Almost a quarter of all UK households own at least one dog. They are easily the most popular pet in the world and they come in a huge variety of shapes and sizes. By and large, wild members of the dog family – also called canids – are not quite so varied, but there are still a few oddballs in the group. Read on to find out about five really weird wild dogs that we share our planet with.
In the ‘Lost Forever’ series of articles, The Nature Nook will be looking at animal species that have become extinct in the past 500 years or so. Now, I should first point out that extinction is a perfectly natural process. It has always taken place throughout the history of life on Earth. Just as every individual that is born will die, every species that evolves will eventually become extinct. In fact, some 99.99% of all species that have ever lived on our planet are now extinct.
The weasel is small. Really small. Much smaller than most people realise. It is not only the smallest mustelid, it’s also the smallest carnivore in the world. Growing to between 13 and 26 cm in length and weighing as little as 25 grams in some cases – about the same as an AA battery – it is a mere 0.0025% of the weight of the planet’s biggest terrestrial carnivore, the polar bear.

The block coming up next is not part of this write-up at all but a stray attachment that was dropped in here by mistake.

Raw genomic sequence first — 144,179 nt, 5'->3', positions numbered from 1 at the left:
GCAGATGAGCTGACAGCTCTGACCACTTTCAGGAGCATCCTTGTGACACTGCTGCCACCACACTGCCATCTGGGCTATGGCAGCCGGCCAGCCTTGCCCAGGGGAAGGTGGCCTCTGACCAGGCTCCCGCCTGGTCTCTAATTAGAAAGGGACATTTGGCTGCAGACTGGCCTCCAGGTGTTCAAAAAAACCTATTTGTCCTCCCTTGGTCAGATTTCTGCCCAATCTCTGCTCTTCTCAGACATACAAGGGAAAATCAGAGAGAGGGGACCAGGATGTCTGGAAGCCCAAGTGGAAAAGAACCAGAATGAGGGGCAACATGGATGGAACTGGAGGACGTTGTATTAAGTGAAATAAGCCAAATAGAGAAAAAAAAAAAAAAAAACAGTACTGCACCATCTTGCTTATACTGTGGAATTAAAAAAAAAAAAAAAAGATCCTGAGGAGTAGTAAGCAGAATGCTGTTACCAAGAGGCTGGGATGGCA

Welcome to Animal World Records! In this regular feature, we’ll be looking at animals that are the fastest, biggest or smallest of their kind. Those that fly higher in the air, or live deeper in the ocean, than any other. Those with the longest tongue, or the largest eyes, or the most number of legs.
My favourite animal changes all the time. When I was younger, I cycled through various large, majestic cats such as tigers, jaguars and snow leopards. At one point, I considered the polar bear among my favourites; another time, the hippo. But now I much prefer stranger, more obscure, more underappreciated animals. And a weird, elusive, nocturnal creature that looks almost like a walking pinecone fits that bill perfectly – the pangolin.